When I talk with a potential new client, I hear a lot of the same questions. One question that I get a lot is, when is it too late to file a personal injury claim? Here, I will discuss the statute of limitations in Connecticut. Knowing the best time to file will help you and your family get the compensation you deserve.
The Sooner the Better
The sooner you contact a personal injury lawyer, the better. If you have been injured in an accident and think that someone else was at fault for your injury, you may be entitled to receive compensation. A personal injury lawyer can analyze the accident and the injuries you sustained, in order to help you decide if you have a potential claim.
As I mentioned earlier, personal injury lawsuits are what I like to call “time-sensitive.” This means that you don’t have an infinite amount of time to file a personal injury lawsuit. Instead, every state has what is called a “statute of limitations.” This statute of limitations places a time limit on bringing a personal injury lawsuit.
When is it Too Late?
When the clock begins to tick for bringing a personal injury action isn’t entirely clear.
Connecticut, like many of the other states, has a two-year statute of limitations. This means that you only have two years to bring a personal injury action to receive compensation. Initially, this rule seems straightforward and simple enough, right? Not so fast – like many areas of the law, there is a catch.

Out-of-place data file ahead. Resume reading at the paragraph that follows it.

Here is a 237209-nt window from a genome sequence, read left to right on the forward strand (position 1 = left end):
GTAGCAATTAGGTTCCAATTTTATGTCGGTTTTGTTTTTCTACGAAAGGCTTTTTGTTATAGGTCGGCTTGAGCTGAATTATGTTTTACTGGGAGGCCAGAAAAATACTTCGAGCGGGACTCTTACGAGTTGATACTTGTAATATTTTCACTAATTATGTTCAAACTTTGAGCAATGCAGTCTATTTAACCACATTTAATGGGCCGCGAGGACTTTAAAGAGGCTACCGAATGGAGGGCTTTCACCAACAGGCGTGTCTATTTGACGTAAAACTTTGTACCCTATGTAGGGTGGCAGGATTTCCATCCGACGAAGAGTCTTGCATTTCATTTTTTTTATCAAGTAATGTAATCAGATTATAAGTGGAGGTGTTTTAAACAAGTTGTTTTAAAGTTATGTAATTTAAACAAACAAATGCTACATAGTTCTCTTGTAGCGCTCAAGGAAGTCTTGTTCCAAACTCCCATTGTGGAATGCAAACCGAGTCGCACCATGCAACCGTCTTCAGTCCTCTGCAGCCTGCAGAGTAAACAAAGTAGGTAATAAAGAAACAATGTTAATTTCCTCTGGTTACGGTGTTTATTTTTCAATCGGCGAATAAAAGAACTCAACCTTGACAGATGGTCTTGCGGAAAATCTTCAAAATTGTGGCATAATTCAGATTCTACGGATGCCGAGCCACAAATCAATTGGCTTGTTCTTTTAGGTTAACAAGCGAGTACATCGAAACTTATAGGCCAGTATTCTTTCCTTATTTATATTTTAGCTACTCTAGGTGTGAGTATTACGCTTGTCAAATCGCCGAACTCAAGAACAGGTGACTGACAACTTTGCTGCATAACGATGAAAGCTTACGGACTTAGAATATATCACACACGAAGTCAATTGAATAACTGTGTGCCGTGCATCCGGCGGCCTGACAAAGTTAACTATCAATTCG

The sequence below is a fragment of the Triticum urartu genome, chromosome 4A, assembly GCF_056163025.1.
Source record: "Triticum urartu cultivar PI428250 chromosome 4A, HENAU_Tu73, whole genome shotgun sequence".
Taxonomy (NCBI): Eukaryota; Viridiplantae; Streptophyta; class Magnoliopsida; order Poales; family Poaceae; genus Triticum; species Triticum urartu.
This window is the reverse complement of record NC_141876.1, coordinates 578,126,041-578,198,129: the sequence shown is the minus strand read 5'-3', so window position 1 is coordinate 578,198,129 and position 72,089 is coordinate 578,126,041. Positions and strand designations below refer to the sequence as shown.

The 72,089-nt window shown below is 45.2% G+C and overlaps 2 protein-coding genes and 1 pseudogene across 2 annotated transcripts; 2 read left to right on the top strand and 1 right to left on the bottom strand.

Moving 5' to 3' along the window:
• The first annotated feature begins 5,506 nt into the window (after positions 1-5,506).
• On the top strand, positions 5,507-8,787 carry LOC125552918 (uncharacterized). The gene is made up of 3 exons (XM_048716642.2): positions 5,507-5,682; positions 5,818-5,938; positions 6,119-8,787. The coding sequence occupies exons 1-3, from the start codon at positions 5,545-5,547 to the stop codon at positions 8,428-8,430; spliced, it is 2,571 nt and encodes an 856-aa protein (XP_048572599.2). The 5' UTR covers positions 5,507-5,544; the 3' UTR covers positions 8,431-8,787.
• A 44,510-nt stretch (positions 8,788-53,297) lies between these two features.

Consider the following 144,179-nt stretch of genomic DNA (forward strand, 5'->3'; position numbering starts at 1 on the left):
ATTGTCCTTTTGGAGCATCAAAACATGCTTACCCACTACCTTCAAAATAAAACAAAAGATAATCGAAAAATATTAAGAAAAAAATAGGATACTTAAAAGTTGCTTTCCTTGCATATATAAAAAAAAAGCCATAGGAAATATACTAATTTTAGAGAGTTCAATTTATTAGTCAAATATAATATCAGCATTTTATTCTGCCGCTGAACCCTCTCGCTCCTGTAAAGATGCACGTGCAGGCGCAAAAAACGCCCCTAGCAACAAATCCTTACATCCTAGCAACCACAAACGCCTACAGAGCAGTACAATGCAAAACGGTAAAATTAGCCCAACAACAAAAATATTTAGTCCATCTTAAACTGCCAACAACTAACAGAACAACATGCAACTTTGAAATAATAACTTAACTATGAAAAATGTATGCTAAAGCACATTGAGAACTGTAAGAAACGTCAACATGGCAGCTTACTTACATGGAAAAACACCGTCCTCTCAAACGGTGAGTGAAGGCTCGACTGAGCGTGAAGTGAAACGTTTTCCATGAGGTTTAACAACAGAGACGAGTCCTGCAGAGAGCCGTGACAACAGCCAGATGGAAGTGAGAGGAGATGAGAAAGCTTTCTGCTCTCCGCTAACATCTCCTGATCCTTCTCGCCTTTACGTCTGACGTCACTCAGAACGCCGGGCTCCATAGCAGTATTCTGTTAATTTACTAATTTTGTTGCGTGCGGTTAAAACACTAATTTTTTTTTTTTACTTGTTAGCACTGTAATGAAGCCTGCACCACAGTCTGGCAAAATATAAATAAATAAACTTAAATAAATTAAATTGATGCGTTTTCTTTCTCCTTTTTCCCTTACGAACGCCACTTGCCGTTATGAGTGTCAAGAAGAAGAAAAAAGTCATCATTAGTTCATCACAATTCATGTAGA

When the clock begins to tick for bringing a personal injury action isn’t entirely clear. According to C.G.S. § 52-584,
“No action to recover damages for injury to the person…caused by negligence, or by reckless or wanton misconduct…shall be brought but within two years from the date when the injury is first sustained or discovered or in the exercise of reasonable care should have been discovered, and except that no such action may be brought more than three years from the date of the act or omission complained of, except that a counterclaim may be interposed in any such action any time before the pleadings in such action are finally closed.” (Lexis 2014)
This statute explains that, in general, a personal injury action must be brought within two years of the date you were injured – the date that the accident took place.
However, this statute also recognizes an important exception to this general rule. The statute acknowledges that injuries are not always immediately apparent. Sometimes, it may take months or years after the accident took place before discovering that you have sustained an injury. The statute allows the clock to begin ticking once you discover that you were injured in an accident.
Lastly, in some situations the clock may start ticking when you should have discovered the injury “in the exercise of reasonable care.” A judge determines the date by which you should have known about your injury, even if you weren’t actually aware of it by that time. This determination is based on a reasonable person standard; in other words, the judge asks by what date would the reasonable person have known about the injury.
The statute also states that, in any event, you can’t bring a personal injury claim past three years after the accident occurred.
I hope that this better answers your questions about how long you have to file a personal injury action to recover damages!